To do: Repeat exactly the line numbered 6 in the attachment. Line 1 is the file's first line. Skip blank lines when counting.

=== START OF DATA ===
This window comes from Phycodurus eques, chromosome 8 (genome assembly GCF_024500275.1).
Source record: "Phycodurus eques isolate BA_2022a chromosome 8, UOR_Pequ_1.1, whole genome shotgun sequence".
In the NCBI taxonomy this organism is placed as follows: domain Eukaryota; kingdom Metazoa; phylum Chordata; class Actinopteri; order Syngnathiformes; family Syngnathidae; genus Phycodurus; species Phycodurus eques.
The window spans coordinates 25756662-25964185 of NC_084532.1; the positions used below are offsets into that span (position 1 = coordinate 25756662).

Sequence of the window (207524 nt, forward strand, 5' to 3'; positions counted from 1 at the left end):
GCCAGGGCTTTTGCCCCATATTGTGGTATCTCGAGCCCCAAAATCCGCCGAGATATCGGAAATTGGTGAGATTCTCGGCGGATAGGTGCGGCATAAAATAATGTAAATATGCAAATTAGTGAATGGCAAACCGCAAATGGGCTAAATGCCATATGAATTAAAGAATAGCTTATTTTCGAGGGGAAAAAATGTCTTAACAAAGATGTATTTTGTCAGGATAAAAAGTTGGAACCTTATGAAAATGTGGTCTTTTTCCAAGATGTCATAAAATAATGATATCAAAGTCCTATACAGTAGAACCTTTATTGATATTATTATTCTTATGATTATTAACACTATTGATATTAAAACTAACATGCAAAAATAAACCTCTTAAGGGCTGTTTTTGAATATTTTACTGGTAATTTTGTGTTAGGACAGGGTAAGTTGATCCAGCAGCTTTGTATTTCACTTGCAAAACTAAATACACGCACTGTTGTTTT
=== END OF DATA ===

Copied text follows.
GCCAGGGCTTTTGCCCCATATTGTGGTATCTCGAGCCCCAAAATCCGCCGAGATATCGGAAATTGGTGAGATTCTCGGCGGATAGGTGCGGCATAAAATAATGTAAATATGCAAATTAGTGAATGGCAAACCGCAAATGGGCTAAATGCCATATGAATTAAAGAATAGCTTATTTTCGAGGGGAAAAAATGTCTTAACAAAGATGTATTTTGTCAGGATAAAAAGTTGGAACCTTATGAAAATGTGGTCTTTTTCCAAGATGTCATAAAATAATGATATCAAAGTCCTATACAGTAGAACCTTTATTGATATTATTATTCTTATGATTATTAACACTATTGATATTAAAACTAACATGCAAAAATAAACCTCTTAAGGGCTGTTTTTGAATATTTTACTGGTAATTTTGTGTTAGGACAGGGTAAGTTGATCCAGCAGCTTTGTATTTCACTTGCAAAACTAAATACACGCACTGTTGTTTT